Or, to another state where you can buy a very nice house with more room for less that what you pay for rent.

Don't get me wrong, I am sorry you pay so much for rent and that the system just plucks you for more money when you try to move. If you aren't getting compensated for that through your salary, move away from the source of your woes
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Old 08-27-2007, 09:35 AM   #6
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I am actually considering giving up the city for... jersey city. But, it is just one of those things you are conditioned against, uttering the NJ words when you live in NYC. But, I am just so sick and tired of all the stress it causes to take advantage of the best city in the world...

That's it. I'm on the next plane to Thailand. Sorry for the venting. Enjoy your lives in the suburbs! Life is so much easier out there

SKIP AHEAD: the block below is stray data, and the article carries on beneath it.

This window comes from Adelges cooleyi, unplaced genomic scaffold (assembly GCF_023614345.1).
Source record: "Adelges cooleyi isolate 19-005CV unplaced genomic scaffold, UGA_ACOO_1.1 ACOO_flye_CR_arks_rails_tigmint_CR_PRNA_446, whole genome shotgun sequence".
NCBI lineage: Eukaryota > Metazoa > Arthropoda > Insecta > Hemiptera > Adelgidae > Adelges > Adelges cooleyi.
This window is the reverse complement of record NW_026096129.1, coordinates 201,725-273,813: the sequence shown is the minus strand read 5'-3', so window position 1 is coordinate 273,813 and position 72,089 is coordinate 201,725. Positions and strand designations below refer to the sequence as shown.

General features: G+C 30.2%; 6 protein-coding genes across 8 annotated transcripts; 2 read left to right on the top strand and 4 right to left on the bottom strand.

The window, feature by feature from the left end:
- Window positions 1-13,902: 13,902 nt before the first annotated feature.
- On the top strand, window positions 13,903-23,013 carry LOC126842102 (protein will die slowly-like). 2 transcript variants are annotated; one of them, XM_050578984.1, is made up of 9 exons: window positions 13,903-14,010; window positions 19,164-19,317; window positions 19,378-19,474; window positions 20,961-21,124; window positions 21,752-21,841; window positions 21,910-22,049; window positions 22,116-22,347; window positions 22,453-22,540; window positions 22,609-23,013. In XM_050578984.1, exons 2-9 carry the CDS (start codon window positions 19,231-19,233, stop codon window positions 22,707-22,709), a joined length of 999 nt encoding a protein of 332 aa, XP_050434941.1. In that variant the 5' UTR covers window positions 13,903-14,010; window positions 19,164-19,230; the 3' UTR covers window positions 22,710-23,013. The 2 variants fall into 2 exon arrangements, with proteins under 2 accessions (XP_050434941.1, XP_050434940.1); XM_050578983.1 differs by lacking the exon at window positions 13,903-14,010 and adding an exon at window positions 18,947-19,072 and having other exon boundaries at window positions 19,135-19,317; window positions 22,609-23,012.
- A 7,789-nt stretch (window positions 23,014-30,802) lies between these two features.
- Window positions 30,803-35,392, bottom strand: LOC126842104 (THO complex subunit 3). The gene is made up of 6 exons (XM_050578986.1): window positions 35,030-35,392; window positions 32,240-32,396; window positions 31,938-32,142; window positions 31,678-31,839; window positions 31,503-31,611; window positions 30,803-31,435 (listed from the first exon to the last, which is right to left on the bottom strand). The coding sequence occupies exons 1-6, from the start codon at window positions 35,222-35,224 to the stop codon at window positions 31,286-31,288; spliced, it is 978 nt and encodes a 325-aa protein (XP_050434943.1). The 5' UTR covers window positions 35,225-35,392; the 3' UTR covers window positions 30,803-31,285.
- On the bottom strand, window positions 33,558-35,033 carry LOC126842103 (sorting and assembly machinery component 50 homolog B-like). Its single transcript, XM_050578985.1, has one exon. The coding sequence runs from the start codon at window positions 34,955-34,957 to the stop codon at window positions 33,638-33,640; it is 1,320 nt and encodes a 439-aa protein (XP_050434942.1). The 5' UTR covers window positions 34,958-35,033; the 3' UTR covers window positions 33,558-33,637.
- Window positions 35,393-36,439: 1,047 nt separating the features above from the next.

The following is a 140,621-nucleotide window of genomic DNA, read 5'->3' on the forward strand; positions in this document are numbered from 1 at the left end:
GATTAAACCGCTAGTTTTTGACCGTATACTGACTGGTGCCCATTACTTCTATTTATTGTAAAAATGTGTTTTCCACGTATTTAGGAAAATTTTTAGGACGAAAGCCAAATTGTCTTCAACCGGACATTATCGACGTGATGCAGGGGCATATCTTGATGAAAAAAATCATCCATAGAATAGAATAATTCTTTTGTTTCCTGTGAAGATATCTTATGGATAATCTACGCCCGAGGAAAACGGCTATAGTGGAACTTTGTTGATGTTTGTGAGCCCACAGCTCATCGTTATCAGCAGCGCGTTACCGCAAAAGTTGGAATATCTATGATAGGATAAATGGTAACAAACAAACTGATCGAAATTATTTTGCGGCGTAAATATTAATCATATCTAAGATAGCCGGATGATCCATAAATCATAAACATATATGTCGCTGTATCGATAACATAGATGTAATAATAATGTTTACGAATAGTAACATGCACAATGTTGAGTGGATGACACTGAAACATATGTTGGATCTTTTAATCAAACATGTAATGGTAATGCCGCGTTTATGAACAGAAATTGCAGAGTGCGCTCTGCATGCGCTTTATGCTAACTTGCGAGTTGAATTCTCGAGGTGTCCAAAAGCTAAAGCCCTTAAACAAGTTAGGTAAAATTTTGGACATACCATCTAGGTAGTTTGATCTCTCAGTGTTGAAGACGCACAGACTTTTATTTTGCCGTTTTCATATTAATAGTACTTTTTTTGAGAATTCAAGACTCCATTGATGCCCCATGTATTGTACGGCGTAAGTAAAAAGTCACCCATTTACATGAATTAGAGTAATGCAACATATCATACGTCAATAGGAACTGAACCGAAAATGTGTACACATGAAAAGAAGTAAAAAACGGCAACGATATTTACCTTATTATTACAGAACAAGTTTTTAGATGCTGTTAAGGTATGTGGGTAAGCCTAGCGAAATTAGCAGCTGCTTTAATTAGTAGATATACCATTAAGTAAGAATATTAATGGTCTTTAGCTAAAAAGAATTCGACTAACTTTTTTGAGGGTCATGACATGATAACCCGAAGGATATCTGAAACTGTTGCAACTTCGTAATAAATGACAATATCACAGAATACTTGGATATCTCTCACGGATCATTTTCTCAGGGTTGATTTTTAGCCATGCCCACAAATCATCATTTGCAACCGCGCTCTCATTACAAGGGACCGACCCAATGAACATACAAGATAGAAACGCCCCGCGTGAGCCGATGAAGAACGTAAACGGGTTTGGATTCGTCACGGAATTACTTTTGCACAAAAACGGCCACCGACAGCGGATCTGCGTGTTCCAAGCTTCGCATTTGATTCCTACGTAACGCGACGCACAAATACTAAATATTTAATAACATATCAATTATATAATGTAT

Heh, if you think the rent game is ugly, take a close look at the grass on the Jersey side of the fence before you leap. Guess what game gets played with RE taxes? My ho-hum house in a middle class neighborhood Started at taxes of a tad over $5k in 2002 and is now pushing $7k. And that is before I hear the results of the once-a-decade revaluation they are in the process of doing...
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Old 08-27-2007, 09:44 AM   #7
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I live in the big apple. It is a fun place to live with access to so much "stuff", but I really feel like the system is really built to milk you for all you are worth.

I keep telling the wife that she needs to figure out how to get a class action lawsuit going against these brokers or landlords, but she won't seem to listen.
No offense to you at all, but I hear this sort of thinking a lot. As expressed by others here, how exactly does a system "milk" you, if you willingly agree to the terms? I lived in NYC for many years. You are correct, the prices of things there are completely out of control. That is one of the big reasons I decided to move out here to the Phoenix area. You actually CAN afford to buy your own home here (which I did). That was a dream I realized that I would never achieve in NYC.